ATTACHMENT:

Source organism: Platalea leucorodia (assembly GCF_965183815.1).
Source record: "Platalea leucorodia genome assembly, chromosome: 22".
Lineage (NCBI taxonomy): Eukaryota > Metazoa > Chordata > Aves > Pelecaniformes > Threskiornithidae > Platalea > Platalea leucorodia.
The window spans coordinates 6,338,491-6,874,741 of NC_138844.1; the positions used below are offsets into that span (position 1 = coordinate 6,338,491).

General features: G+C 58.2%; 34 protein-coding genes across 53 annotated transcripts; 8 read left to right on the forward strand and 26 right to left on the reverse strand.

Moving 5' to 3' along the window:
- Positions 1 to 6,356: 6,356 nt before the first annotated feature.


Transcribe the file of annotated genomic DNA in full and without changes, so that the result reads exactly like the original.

Source organism: Platalea leucorodia (assembly GCF_965183815.1).
Source record: "Platalea leucorodia genome assembly, chromosome: 22".
Lineage (NCBI taxonomy): Eukaryota > Metazoa > Chordata > Aves > Pelecaniformes > Threskiornithidae > Platalea > Platalea leucorodia.
The window spans coordinates 6,338,491-6,874,741 of NC_138844.1; the positions used below are offsets into that span (position 1 = coordinate 6,338,491).

General features: G+C 58.2%; 34 protein-coding genes across 53 annotated transcripts; 8 read left to right on the forward strand and 26 right to left on the reverse strand.

Moving 5' to 3' along the window:
- Positions 1 to 6,356: 6,356 nt before the first annotated feature.